Israeli manager sows the seeds of success
Updated: 2013-11-21 07:19
By Wang Zhuoqiong (China Daily USA)
SOE Agrochemical corp grows in fertile company of foreign merger
They say when in Rome, do as the Romans do. Why not apply this saying in China and, when there, do as the Chinese do?
That is certainly what Israeli Chen Lichtenstein had in mind as he sat in his Beijing office at the headquarters of one of the country's leading State-owned companies.
That is why Lichtenstein, president and chief executive officer of China National Agrochmical Corp (CNAC), a strategic business division of ChemChina, also known as China National Chemical Corp, seems perfectly comfortable in the almost entirely Chinese environment within which he operates.
In 2011, CNAC completed a merger transaction with MAI, Israeli-headquartered Makhteshim Agan Industries, the world's seventh largest crop-chemicals company, through which CNAC became MAI's controlling shareholder.
The Stanford University doctoral degree holder of both the Graduate School of Business and the School of Law, said he is inspired by his new mission, which includes the study of CNAC's Chinese subsidiaries, making investment decisions and building up research and development, distribution and manufacturing foundations.
Lichtenstein admitted that 10 or even five years ago, if one were to predict his present position, he would not believe it. Yet now, as his thinking has evolved and his level of understanding and trust increased, alongside the support received from CNAC management and colleagues alike, he said the ability to execute jobs and the vision of what needs to be done motivates him enormously.
"What I am doing is learning, doing one-on-one interviews and interacting a lot with management and other colleagues, which helps me see and understand the SOE (State-owned-enterprise) and better connect with my team," he said.
His understated confidence comes from the orderly integration process that CNAC and MAI ran in the past 18 months - a process that emerged from study to design and execution.
During this period, which resulted in his recent appointment, Lichtenstein led the integration on behalf of MAI, being MAI's deputy CEO. He realized the surprising similarity between the people of China and Israel.
He said one of the similarities between China and the Israeli people is the long tradition and heritage based on thinking, wisdom and, to an extent, a peaceful way of achieving progress through communication, dialogue and the facilitation of agreement.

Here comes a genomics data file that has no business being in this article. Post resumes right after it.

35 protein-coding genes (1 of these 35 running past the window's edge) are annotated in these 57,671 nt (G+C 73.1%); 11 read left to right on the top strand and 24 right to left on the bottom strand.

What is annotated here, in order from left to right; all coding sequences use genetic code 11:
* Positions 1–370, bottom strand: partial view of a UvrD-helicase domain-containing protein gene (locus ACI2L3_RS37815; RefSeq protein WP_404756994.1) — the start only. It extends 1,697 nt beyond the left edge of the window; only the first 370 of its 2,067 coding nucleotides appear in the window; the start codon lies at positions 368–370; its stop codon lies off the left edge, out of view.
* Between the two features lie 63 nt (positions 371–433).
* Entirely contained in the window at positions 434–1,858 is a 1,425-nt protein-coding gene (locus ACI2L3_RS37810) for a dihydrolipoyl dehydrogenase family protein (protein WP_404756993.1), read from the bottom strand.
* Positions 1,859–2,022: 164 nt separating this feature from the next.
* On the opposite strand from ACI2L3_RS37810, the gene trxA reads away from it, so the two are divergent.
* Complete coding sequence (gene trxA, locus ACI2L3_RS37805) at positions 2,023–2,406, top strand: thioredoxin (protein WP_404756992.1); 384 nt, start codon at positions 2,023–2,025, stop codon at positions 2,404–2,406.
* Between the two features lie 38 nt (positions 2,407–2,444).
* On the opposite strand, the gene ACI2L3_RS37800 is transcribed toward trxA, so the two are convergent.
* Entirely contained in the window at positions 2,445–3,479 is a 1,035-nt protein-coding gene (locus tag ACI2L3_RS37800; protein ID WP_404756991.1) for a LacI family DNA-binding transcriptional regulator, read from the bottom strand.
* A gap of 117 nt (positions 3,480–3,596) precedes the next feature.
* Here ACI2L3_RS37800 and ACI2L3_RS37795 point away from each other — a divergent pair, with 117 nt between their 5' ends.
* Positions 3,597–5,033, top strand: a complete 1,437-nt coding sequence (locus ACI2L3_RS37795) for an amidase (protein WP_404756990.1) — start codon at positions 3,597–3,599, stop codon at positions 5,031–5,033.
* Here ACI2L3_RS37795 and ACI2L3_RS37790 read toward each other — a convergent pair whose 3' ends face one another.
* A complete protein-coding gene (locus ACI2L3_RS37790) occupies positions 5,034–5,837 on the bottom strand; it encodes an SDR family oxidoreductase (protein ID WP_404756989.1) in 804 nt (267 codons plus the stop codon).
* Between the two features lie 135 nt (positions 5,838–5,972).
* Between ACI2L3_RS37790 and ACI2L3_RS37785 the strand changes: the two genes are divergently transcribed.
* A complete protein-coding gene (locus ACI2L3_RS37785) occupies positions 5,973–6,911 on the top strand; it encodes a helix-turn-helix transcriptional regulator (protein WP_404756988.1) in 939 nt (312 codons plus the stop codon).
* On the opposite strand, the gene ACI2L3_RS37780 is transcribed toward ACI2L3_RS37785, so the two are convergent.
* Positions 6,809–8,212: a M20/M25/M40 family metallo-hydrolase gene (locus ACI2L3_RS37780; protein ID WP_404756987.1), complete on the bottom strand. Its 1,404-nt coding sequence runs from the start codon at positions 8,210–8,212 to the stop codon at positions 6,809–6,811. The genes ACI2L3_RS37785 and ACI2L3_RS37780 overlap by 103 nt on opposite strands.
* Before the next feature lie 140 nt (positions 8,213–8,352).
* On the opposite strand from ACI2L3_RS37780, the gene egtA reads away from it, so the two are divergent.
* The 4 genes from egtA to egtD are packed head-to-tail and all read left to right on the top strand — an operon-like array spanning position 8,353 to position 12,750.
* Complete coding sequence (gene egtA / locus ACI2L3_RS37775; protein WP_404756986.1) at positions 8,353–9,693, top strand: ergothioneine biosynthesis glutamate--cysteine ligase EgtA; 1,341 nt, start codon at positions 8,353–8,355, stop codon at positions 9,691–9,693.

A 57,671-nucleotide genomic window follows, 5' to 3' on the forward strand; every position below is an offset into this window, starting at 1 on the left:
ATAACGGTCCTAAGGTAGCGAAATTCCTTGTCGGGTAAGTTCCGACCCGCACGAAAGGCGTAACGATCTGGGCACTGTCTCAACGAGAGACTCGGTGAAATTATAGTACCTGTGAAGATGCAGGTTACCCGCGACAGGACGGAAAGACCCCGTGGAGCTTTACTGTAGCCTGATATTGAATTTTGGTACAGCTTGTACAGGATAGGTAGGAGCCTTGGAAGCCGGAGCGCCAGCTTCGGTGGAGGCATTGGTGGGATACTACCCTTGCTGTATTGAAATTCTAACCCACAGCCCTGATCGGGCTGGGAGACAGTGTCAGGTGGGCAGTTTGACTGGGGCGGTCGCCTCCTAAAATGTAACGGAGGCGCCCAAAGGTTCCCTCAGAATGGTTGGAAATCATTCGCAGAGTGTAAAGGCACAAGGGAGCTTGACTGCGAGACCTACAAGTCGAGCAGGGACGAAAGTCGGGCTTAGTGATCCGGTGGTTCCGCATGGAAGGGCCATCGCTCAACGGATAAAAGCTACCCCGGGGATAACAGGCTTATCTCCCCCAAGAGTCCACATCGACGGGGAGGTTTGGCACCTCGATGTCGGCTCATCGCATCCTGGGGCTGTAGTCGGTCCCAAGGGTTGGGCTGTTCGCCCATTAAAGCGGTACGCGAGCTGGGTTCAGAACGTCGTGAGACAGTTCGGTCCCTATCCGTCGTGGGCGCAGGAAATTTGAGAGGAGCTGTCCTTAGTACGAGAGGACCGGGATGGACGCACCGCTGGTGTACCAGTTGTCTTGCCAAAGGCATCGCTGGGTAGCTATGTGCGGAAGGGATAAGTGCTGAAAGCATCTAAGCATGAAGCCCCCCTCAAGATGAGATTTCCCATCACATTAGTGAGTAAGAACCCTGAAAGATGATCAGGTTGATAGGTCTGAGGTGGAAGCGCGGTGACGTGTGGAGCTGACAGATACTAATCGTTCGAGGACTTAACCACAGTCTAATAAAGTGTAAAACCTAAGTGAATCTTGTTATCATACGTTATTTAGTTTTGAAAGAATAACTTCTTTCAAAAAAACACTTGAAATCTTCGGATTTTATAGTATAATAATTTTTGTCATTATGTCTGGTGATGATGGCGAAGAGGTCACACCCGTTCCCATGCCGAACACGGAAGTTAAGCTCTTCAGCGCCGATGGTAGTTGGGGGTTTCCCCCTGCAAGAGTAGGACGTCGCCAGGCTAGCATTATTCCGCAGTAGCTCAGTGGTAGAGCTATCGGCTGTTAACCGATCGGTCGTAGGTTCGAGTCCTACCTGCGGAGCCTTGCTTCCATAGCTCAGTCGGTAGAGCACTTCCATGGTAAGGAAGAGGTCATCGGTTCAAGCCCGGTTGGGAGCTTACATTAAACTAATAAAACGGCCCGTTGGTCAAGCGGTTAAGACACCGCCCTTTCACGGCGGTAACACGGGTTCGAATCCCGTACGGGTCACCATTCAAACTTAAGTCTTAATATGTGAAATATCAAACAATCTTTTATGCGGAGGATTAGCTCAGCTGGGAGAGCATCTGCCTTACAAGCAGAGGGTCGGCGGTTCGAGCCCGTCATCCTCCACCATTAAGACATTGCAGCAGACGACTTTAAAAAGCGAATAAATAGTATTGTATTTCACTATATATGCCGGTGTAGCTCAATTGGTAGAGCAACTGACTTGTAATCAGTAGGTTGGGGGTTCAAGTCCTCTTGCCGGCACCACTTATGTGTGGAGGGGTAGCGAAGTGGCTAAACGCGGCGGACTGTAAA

Respecting individuals and family values serves as another connection between Chinese and Jewish cultures, he said. A third common point, which builds upon the others, is thoughtful leadership.
"I do not feel I am representing a culture that is conflicting with the Chinese culture when operating in China," he said.
"The Jewish people have almost always been a minority, and found ways to work with other cultures."
The fact that CNAC is acting as a modern SOE, with a vision based on innovation, and identifying as core values the thinking and energy of talented people, is very much alive, he said.
Building something from basic foundations is similar to the creation of Israel, which started things without much in the way of national resources such as land, water and oil.
The former executive director of investment banking at the Goldman Sachs Group Inc, who, before joining MAI, worked for years in London, prioritizes execution over other elements of management.
"The focus now is not to lose time," he said. "It is centered on acting and implementing our vision and plan."
The integration will continue following the transaction. It will consist of their culture, systems, commercial and other aspects, in the coming years.
Asked about difficulties faced in conducting major business transactions like this, he said there are always challenges. But such post-transaction issues are neither down to the Chinese nor to the Israelis.
"When people start working together, they need to choose one way of doing things and take decisions about how to address challenges. But most importantly, they need to do so in a fair and transparent way," he said.